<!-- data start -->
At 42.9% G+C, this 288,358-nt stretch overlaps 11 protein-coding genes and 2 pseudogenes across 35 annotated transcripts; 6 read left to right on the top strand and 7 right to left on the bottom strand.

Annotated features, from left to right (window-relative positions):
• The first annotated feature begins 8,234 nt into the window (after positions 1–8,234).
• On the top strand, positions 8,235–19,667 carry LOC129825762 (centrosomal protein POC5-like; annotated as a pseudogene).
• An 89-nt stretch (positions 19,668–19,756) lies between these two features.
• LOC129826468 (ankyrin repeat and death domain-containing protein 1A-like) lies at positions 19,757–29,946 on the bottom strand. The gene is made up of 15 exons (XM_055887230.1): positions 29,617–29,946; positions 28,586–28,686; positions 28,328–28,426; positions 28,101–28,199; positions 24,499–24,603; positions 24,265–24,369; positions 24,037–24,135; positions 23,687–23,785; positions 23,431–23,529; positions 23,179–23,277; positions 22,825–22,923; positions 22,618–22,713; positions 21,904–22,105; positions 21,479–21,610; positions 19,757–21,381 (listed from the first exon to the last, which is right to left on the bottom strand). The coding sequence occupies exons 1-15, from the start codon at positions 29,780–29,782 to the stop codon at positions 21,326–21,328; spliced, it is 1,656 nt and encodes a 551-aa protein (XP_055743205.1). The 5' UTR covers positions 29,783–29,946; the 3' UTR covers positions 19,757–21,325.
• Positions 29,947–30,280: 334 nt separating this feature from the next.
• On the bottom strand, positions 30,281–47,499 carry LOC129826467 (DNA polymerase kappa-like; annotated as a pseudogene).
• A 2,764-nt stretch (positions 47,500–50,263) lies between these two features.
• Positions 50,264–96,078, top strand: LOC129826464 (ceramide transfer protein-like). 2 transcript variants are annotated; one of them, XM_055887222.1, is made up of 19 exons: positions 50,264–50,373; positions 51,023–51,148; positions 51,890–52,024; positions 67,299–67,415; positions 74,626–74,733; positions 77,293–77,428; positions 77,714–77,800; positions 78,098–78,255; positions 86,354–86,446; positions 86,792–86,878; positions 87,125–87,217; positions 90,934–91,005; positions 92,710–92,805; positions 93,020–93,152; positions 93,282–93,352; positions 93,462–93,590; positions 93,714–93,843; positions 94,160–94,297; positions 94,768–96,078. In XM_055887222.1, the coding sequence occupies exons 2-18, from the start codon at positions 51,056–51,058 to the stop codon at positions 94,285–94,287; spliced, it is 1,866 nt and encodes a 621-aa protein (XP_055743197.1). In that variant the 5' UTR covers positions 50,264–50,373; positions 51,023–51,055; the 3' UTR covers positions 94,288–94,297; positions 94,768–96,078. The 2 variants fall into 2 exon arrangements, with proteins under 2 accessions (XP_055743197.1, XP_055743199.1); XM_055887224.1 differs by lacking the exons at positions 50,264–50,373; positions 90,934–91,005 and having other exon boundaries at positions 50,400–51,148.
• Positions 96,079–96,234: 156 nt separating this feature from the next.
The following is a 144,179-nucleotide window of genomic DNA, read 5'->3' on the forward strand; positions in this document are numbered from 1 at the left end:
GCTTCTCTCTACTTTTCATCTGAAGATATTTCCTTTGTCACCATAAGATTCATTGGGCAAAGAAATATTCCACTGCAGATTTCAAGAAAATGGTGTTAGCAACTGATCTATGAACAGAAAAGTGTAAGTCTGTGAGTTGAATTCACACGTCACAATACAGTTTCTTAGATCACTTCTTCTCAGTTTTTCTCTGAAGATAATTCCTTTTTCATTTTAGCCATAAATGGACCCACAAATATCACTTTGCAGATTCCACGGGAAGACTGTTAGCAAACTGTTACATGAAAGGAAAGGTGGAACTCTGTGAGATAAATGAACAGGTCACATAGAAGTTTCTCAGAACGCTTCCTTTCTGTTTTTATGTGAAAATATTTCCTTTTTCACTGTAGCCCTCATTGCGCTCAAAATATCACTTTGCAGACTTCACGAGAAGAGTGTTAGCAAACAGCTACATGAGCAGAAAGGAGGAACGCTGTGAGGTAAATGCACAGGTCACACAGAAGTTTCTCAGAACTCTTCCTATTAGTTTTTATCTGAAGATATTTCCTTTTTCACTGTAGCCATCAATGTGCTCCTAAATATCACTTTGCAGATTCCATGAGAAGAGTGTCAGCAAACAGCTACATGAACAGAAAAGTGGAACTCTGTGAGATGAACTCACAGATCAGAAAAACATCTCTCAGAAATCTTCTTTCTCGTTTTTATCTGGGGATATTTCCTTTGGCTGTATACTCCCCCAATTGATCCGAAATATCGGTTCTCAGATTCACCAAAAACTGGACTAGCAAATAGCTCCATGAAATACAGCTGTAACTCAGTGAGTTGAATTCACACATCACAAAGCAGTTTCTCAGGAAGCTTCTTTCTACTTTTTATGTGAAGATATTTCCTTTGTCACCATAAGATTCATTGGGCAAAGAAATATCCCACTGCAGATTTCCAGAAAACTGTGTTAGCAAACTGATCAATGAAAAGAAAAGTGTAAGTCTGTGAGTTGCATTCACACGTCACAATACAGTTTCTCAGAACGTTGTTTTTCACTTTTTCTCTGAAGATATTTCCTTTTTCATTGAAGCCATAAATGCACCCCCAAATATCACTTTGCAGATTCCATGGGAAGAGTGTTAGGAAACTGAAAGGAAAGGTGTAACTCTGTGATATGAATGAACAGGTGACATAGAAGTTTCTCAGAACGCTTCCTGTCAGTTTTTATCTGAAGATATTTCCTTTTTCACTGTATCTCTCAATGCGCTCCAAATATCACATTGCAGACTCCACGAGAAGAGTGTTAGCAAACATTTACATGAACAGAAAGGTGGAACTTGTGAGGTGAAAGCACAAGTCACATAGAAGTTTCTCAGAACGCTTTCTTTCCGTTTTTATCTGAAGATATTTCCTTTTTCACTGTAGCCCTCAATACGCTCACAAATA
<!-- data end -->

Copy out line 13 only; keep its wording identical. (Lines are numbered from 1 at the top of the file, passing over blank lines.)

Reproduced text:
GCTTCTCTCTACTTTTCATCTGAAGATATTTCCTTTGTCACCATAAGATTCATTGGGCAAAGAAATATTCCACTGCAGATTTCAAGAAAATGGTGTTAGCAACTGATCTATGAACAGAAAAGTGTAAGTCTGTGAGTTGAATTCACACGTCACAATACAGTTTCTTAGATCACTTCTTCTCAGTTTTTCTCTGAAGATAATTCCTTTTTCATTTTAGCCATAAATGGACCCACAAATATCACTTTGCAGATTCCACGGGAAGACTGTTAGCAAACTGTTACATGAAAGGAAAGGTGGAACTCTGTGAGATAAATGAACAGGTCACATAGAAGTTTCTCAGAACGCTTCCTTTCTGTTTTTATGTGAAAATATTTCCTTTTTCACTGTAGCCCTCATTGCGCTCAAAATATCACTTTGCAGACTTCACGAGAAGAGTGTTAGCAAACAGCTACATGAGCAGAAAGGAGGAACGCTGTGAGGTAAATGCACAGGTCACACAGAAGTTTCTCAGAACTCTTCCTATTAGTTTTTATCTGAAGATATTTCCTTTTTCACTGTAGCCATCAATGTGCTCCTAAATATCACTTTGCAGATTCCATGAGAAGAGTGTCAGCAAACAGCTACATGAACAGAAAAGTGGAACTCTGTGAGATGAACTCACAGATCAGAAAAACATCTCTCAGAAATCTTCTTTCTCGTTTTTATCTGGGGATATTTCCTTTGGCTGTATACTCCCCCAATTGATCCGAAATATCGGTTCTCAGATTCACCAAAAACTGGACTAGCAAATAGCTCCATGAAATACAGCTGTAACTCAGTGAGTTGAATTCACACATCACAAAGCAGTTTCTCAGGAAGCTTCTTTCTACTTTTTATGTGAAGATATTTCCTTTGTCACCATAAGATTCATTGGGCAAAGAAATATCCCACTGCAGATTTCCAGAAAACTGTGTTAGCAAACTGATCAATGAAAAGAAAAGTGTAAGTCTGTGAGTTGCATTCACACGTCACAATACAGTTTCTCAGAACGTTGTTTTTCACTTTTTCTCTGAAGATATTTCCTTTTTCATTGAAGCCATAAATGCACCCCCAAATATCACTTTGCAGATTCCATGGGAAGAGTGTTAGGAAACTGAAAGGAAAGGTGTAACTCTGTGATATGAATGAACAGGTGACATAGAAGTTTCTCAGAACGCTTCCTGTCAGTTTTTATCTGAAGATATTTCCTTTTTCACTGTATCTCTCAATGCGCTCCAAATATCACATTGCAGACTCCACGAGAAGAGTGTTAGCAAACATTTACATGAACAGAAAGGTGGAACTTGTGAGGTGAAAGCACAAGTCACATAGAAGTTTCTCAGAACGCTTTCTTTCCGTTTTTATCTGAAGATATTTCCTTTTTCACTGTAGCCCTCAATACGCTCACAAATA